ISS3 2018

Reservist Magazine is the award-winning official publication of the United States Coast Guard Reserve. Quarterly issues include news and feature articles about the men and women who comprise America's premier national maritime safety and security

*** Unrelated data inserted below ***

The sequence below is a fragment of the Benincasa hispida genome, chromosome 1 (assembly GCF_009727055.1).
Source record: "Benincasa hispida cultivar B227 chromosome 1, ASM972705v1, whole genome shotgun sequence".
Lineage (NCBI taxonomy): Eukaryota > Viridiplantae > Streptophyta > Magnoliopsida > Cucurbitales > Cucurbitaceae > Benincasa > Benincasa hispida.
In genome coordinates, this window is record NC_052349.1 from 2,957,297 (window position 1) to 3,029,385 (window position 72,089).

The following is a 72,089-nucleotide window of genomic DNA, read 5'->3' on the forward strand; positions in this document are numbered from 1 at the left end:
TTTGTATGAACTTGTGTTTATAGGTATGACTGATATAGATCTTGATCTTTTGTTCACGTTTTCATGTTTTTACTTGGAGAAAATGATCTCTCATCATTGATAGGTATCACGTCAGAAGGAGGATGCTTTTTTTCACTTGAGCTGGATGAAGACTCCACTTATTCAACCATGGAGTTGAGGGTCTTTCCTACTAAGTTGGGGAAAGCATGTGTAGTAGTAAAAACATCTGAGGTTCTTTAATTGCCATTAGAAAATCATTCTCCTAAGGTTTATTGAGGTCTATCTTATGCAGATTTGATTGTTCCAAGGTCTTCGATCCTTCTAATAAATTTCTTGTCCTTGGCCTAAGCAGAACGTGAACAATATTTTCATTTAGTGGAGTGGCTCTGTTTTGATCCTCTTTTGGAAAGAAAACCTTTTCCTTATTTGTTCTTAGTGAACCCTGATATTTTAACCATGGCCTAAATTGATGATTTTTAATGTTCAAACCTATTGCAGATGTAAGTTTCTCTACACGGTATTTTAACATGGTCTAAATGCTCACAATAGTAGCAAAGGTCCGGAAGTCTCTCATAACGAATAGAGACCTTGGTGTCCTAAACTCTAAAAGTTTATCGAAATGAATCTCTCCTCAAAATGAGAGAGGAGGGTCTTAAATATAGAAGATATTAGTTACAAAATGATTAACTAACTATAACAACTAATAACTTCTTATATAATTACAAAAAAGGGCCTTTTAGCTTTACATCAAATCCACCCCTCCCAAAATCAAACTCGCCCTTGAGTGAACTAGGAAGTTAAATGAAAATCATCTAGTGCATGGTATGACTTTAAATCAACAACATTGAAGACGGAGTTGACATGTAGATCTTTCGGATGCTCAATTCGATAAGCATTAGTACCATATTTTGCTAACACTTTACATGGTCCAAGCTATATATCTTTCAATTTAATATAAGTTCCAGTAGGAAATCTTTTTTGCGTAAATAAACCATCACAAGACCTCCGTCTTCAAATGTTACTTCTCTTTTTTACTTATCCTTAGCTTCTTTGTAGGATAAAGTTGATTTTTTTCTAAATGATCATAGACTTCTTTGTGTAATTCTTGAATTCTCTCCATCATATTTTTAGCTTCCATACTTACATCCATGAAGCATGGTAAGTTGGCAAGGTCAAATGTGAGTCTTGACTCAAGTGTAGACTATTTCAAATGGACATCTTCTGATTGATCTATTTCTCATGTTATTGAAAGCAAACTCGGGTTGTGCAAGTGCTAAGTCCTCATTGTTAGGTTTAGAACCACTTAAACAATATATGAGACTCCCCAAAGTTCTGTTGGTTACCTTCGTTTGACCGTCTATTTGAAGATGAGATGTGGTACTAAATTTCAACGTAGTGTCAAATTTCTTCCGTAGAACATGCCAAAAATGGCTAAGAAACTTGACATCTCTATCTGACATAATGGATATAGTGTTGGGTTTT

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with combat training in addition to their expertise in construction, engineering and heavy machinery operation. Walsh's task unit would serve with VII Corps of General Omar Bradley's First Army. After an initial postponement due to poor weather conditions, the D-Day invasion took place June 6, 1944. Walsh and his men landed on Saturday, D + 4, at Utah Beach and advanced westward toward the port of Cherbourg. Walsh's mission was to secure the harbor and prepare the port facilities to receive shipments of troops and supplies as soon possible. When Walsh's unit entered the city June 26 as part of the Army's 79th Infantry Division, he came under fire from machine gun nests still defending German positions, and his unit uncovered stubborn pockets of enemy resistance. By the following day, Walsh's men had fought their way through to Cherbourg's harbor. During this assault, Walsh moved his men quickly to occupy strategic parts of the port and take control the harbor. During the assault, the men in his unit experienced a twenty-five percent casualty rate. By the end of the day, Walsh's unit had advanced to the city's old naval arsenal, where he accepted the surrender of 400 German troops. After capturing Cherbourg's port facilities, Walsh learned that the Germans held American paratroopers in the city's old citadel at Fort du Homet. In the highlight of the Cherbourg operation, and likely his career, Walsh and one of his officers put themselves in harm's way to save the lives of the Americans. The two officers entered the fort under a flag of truce and met with the commanding officer of the German garrison. By greatly exaggerating the numeric strength of his small force of Sea Bees, Walsh convinced the commanding officer to surrender the stronghold. With the surrender of Fort du Homet, Walsh and his men disarmed another 350 German troops and liberated over fifty American prisoners. With Cherbourg secured, Cmdr. Walsh began preparing the port for operations. He established a naval operations center, surveyed the harbor and collected vital intelligence from German prisoners, free French partisans and slave laborers that had worked around the port. With this information, Walsh mapped underwater obstructions, navigable channels and minefields in the harbor and its approaches. He sent this information to Allied minesweepers using shallow-draft wooden sailing vessels, which were immune to underwater mines. By doing this, Walsh accelerated use of the port by forwarding intelligence directly to the minesweepers rather than going through slow-moving official channels. Within a few short days of entering Cherbourg, Walsh's fifty men had taken 750 German troops, liberated fifty American prisoners, captured Cherbourg's port and helped clear the harbor of enemy mines and obstructions. By his third day in Cherbourg, the Navy decommissioned his unit and designated him as Cherbourg's assistant port director. His unit had not only secured Cherbourg and saved American lives, it sped to the front lines thousands of troops and millions of tons of ammunition, equipment and war material. For his achievements and selfless devotion to duty, Walsh received the Navy Cross, the Navy's highest recognition for heroism beside the Medal of Honor. After a month of shipping operations, the Navy assigned Walsh to lead a naval reconnaissance party of 400 men to examine the French ports of Brittany, including the port of Brest. As part of VIII Corps of General George Patton's Third Army, Walsh's men completed this mission by the end of August 1944. Next, Walsh's unit joined forces with the First Canadian Army to open the Port of Le Havre. Once again, his men came under enemy fire as soon as they entered the city, but they completed the mission within two weeks. After Le Havre, Walsh contracted a severe case of viral pneumonia. He was hospitalized in London then he returned to the States. During the next year, he helped oversee the permanent transfer of the Bureau of Marine Inspection and Navigation from the Commerce Department into the Coast Guard. In the meantime, his health problems persisted, and, in 1946, the service placed him on the retired list due to physical disability. With the onset of the Korean War, he returned to active duty in 1951. He served as liaison officer between the Coast Guard and Treasury Department and later served as aide to the Assistant Secretary of the Treasury overseeing Coast Guard affairs. Walsh finally retired as a captain in 1960. Quentin Walsh passed away in 2000. His career had spanned some of the most eventful years in Coast Guard history, including Prohibition, World War II and the post-war modernization of the service. Walsh was a member of the long blue line and he played an important role in the service's missions of law enforcement, fisheries management, combat operations, port security, and organizational change. � Cherbourg's bombed-out citadel overlooks the dockyards that Quentin Walsh's men captured. U.S. Navy photo Cmdr. Quentin R. Walsh stands in his dress blue uniform bearing his recently awarded Navy Cross Medal. Coast Guard Collection "...Walsh convinced the commanding officer to surrender the stronghold. " Issue 3 • 2018 � RESERVIST 33

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